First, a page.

India seems to have come a long way from the time when the only women who were seen smoking openly were vamps in movies.
Two recent surveys have found that a growing number of women are smoking, especially in sectors such as the Business Process Outsourcing (BPOs) and media.
While researchers found that eight per cent of women working in BPOs in the city smoked, in media organisations the prevalence rate varied from five to 35 per cent.
This is much higher than the national average — about 1.5 per cent of Indian women are smokers.
While peer pressure and stress were found to be the most common factors for pushing people to smoke, women in particular had various misplaced notions about smoking. “Many women considered it a sign of liberation, an affirmation of their identity as a free person and an equal,” said Dr Gauravi Mishra from Tata Memorial Hospital.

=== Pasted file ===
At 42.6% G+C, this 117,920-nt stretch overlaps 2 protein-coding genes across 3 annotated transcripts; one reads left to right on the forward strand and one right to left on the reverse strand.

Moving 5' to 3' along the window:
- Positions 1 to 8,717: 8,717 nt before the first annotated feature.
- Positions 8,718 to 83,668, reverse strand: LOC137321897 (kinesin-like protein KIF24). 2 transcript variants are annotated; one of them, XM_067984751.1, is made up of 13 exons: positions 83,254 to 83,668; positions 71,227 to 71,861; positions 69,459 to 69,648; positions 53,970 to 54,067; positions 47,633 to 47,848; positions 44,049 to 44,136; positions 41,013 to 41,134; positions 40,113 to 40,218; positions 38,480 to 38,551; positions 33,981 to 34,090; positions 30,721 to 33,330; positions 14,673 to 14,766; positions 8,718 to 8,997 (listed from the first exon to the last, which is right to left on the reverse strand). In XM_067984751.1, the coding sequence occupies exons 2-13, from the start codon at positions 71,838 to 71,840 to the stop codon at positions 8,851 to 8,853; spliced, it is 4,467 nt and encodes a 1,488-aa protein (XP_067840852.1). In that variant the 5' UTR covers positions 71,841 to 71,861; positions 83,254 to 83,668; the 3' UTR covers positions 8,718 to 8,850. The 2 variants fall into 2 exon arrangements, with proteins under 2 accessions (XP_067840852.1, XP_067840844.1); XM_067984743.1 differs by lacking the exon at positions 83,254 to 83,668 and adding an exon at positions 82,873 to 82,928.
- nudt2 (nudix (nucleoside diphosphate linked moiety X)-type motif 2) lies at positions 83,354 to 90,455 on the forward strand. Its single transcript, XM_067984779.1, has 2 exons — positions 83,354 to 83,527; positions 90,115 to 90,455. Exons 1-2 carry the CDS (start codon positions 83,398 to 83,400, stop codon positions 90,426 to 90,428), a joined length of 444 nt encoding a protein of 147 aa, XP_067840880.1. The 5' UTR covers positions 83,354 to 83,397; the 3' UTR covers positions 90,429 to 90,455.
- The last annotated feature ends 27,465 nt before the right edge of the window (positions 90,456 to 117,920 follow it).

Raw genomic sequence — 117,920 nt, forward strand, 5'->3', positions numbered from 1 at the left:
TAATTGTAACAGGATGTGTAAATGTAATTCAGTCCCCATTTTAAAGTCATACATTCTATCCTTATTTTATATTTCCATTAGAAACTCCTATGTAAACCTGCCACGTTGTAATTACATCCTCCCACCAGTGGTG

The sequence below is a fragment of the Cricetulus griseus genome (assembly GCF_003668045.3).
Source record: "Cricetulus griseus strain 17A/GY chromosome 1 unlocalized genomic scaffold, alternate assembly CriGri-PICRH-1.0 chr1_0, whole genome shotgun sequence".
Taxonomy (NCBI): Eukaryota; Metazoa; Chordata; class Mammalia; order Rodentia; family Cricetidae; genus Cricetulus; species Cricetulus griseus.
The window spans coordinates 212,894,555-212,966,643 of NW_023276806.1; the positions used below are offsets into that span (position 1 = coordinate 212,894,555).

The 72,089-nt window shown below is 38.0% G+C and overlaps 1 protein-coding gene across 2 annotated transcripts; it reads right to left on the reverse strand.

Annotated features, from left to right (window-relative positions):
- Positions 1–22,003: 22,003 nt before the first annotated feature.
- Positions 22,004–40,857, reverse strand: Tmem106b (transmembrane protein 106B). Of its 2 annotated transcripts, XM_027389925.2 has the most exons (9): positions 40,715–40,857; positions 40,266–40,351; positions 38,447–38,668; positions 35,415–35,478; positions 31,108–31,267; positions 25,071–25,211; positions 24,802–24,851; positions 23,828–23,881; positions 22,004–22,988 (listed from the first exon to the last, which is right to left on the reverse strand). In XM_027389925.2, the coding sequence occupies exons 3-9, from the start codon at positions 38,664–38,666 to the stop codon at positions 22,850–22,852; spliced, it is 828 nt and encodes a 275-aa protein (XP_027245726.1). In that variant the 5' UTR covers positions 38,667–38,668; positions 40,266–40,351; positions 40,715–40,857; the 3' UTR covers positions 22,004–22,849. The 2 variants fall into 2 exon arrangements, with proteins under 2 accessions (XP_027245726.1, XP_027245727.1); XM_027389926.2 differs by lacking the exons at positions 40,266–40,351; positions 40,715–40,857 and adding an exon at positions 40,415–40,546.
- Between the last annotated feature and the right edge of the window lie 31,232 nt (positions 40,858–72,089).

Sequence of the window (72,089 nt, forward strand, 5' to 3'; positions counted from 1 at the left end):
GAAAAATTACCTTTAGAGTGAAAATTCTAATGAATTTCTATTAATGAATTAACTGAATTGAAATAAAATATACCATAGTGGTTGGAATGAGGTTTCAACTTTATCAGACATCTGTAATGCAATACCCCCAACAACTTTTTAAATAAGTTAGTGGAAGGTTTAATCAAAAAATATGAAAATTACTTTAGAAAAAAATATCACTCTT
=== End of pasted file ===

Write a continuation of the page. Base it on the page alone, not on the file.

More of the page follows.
She and her colleagues had conducted the study with 646 employees working at four BPOs in the city over 18 months.
The study of media houses was conducted by Dr Ravikant Singh from non-governmental organisation ‘Doctors for You’ last month.
He interviewed 1,500 mediapersons working at 15 print, electronic and advertising companies.
“Some women mediapersons were smoking excessively to curb hunger pangs. Two advertising professionals were diagnosed with tuberculosis because of the same reason,” said Dr Singh.
The worse part is that a majority of the women surveyed were not aware that apart from cancer and heart disease, smoking could lead to reproductive health problems.
“Smoking can cause infertility, miscarriages and still births. It is worrying that women don’t know about this,” sad Dr Mishra.
No study was conducted on female smokers earlier so there are no statistics to prove the rising trend. But Dr Singh said most people surveyed had said they had noticed more women smoking, especially since 2007.